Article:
is driven by ratings so making a change here will not be easy. It will take the combined efforts of viewers, filmmakers,
and most importantly, broadcasters to bring about a change in the ethics of how these wildlife films are made. First, viewers; viewers must speak up. Reach out to the networks. Demand higher standards. We can change the ratings game simply by boycotting shows
that use unethical practices. When I see a particularly egregious show, I tweet about it and use the hashtag # crueltyforratings; cruelty for ratings. Second, filmmakers – filmmakers must capture
footage responsibly, reject cutting corners,
and behave ethically. Filmmakers can also establish
a relationship with scientists to make sure the content of these films is accurate and valid. And finally, broadcasters. Broadcasters who commission,
and fund, and air these programs must show greater moral leadership;
greater moral leadership. At a minimum, broadcasters should do no harm. A task they are failing at
spectacularly at the moment. But their real calling
should be more than that. It should be to live according to the inspiring
and noble standards of their founders. That should be their real calling. Broadcasters should mandate
ethics training for their executives. They should place more emphasis
on ethically produced programs. They should exercise more
oversight of the contents to make sure the science
and facts are accurate. Films are one of the greatest tools that we have for swaying public opinion. Films can take viewers to see places they would otherwise never see. Films can inspire viewers to treat other inhabitants of our planet with more respect and dignity. Films can even give us the opportunity to reverse the course
of environmental destruction and improve the future
for all life, all life, on this planet. But we the viewers,
the filmmakers, the broadcasters are failing to seize this opportunity. We must stop the audience deception. We must stop the animal harassment. We must live up to our responsibilities as stewards of this amazing planet. Thank you. (Applause)

Simple preschool games boost math scores | Charles Bleiker | TEDxFIU



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This talk was given at a local TEDx event, produced independently of the TED Conferences. Dr. Bleiker’s research shows that the “MathWaysPreK” program …

TEDxConejo – Dr. Glenn Begley – The Complex Biology of Cancer (or Why Haven't We Cured It Yet?)



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Dr. Glenn Begley is Vice President and Global Head of Hematology and Oncology Research at Amgen The author of more than 200 scholarly papers and the …

Kickstart HOLLOW: An Interactive Documentary



Hollow is an interactive documentary and community participatory project that focuses on the lives of residents in McDowell County, West Virginia. Hollow combines personal portraits, interactive data, maps and user-generated content on an HTML5 website designed to address the issues stemming from stereotyping and population loss in rural America. Community members will take part in the filmmaking process by creating their own documentary portraits. Hollow strives to bring attention to issues in rural America, encourage trust among the community and become a place where users can have a voice and share ideas for the future.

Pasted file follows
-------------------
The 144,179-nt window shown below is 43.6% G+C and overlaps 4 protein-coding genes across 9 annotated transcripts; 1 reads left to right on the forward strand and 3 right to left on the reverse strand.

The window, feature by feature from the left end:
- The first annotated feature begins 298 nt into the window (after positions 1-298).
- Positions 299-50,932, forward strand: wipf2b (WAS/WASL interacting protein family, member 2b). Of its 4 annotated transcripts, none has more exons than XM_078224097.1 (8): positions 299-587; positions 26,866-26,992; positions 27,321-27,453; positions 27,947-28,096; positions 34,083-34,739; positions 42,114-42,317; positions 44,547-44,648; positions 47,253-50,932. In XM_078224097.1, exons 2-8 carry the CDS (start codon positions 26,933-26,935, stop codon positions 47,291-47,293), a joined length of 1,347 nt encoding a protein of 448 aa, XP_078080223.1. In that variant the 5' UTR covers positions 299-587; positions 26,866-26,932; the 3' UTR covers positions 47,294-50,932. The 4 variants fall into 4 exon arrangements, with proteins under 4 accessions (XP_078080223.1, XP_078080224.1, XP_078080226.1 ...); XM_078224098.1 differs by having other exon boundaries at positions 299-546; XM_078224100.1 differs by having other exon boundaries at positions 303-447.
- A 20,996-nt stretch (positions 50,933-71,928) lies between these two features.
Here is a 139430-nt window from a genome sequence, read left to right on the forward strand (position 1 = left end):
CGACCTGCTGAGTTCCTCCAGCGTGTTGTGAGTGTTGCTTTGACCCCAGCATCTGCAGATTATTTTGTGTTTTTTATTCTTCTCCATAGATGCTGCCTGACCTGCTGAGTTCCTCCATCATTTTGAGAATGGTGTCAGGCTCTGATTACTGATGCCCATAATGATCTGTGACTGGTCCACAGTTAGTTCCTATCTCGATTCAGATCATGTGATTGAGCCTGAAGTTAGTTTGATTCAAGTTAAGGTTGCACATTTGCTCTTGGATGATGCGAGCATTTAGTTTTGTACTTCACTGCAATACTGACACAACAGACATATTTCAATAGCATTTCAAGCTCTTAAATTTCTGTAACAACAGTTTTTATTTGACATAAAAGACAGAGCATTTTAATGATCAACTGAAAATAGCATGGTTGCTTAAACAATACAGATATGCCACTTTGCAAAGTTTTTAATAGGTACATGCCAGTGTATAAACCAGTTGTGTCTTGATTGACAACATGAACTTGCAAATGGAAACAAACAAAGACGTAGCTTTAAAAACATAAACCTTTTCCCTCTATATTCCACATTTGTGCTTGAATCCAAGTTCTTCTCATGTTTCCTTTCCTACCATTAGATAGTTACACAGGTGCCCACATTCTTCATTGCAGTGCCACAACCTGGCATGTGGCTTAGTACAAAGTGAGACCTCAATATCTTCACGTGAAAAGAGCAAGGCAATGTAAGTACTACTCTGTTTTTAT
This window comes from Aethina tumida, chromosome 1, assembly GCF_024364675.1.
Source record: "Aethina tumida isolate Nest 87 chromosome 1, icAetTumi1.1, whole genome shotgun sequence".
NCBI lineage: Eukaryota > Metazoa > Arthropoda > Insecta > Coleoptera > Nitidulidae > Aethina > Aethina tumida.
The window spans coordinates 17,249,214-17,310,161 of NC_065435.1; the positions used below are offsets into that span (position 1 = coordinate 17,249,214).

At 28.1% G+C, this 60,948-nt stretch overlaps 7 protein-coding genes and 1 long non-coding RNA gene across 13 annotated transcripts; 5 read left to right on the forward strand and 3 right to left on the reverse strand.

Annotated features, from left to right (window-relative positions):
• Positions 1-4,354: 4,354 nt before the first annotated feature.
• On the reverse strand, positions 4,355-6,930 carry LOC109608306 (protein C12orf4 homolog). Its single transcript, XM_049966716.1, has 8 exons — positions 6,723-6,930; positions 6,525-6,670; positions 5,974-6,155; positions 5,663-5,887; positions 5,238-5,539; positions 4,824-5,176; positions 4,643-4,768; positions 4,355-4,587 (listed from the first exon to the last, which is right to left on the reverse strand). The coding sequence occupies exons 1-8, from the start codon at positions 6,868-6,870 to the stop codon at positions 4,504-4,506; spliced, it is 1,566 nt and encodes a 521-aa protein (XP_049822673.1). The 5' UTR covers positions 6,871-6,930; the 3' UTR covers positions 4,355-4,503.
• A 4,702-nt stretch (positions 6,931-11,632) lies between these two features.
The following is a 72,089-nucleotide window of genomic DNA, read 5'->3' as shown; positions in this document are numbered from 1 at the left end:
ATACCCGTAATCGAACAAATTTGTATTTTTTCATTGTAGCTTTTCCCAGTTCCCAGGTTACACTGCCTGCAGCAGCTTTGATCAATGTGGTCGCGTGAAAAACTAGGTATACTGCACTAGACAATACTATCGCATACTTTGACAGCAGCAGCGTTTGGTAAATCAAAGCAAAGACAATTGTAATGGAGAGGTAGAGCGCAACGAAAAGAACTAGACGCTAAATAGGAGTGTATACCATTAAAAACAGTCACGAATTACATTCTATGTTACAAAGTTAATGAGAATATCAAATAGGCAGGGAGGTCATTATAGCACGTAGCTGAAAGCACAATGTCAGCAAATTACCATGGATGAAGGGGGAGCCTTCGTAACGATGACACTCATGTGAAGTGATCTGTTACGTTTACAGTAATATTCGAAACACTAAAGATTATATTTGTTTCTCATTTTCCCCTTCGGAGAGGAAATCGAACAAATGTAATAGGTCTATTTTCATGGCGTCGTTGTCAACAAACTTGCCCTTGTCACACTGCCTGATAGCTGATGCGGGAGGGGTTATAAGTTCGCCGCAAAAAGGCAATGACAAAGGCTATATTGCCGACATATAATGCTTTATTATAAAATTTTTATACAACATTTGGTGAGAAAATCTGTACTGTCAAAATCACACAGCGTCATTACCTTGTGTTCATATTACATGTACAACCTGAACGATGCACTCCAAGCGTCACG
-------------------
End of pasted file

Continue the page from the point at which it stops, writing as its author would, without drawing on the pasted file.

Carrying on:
my name is Elaine McMillian and I am the project director of hollow hollow is an interactive documentary that focuses on the people history and culture of mcdowell county west virginia our hope is that we can give the community a voice and share ideas for future improvement but why should you care about the people of southern West Virginia because the things happening here are happening all across America when industry abandons the people who made it great it leaves behind a lot more questions than answers and from the boarded-up factories in Michigan to the struggling farms of Iowa there are universal issues of foot but the best way to understand their depth and impact is to see these issues on a personal scale the story of mcdowell county west virginia is the story of an america that exists in every corner of the country paula was an invitation to explore that America in a unique and lightning and ultimately uplifting way from may to august six west virginia natives will be living in McDowell County we will be interviewing residents holding storytelling workshops and participatory mapping workshops but we need your help in order to start production we need to raise enough money to pay for travel and living expenses workshop fees and to buy five cameras to give to their community to create their own content all donations will be tax-deductible through our nonprofit fiscal sponsor documentary educational resources after production the cameras will be donated back into the community so that the storytelling can continue in May of 2013 interactive website will launch at that point users will be able to explore the mini Maps data visualizations and upwards of 50 documentary portraits produced by us in the community if you're thinking my ten dollars won't help you're wrong whether you just want to give a few dollars or a few thousand dollars you're helping this project come to life helping unheard voices be heard I encourage you to contact me with any questions regarding the project project team or our goals and want to thank you for taking the time to check out hollow you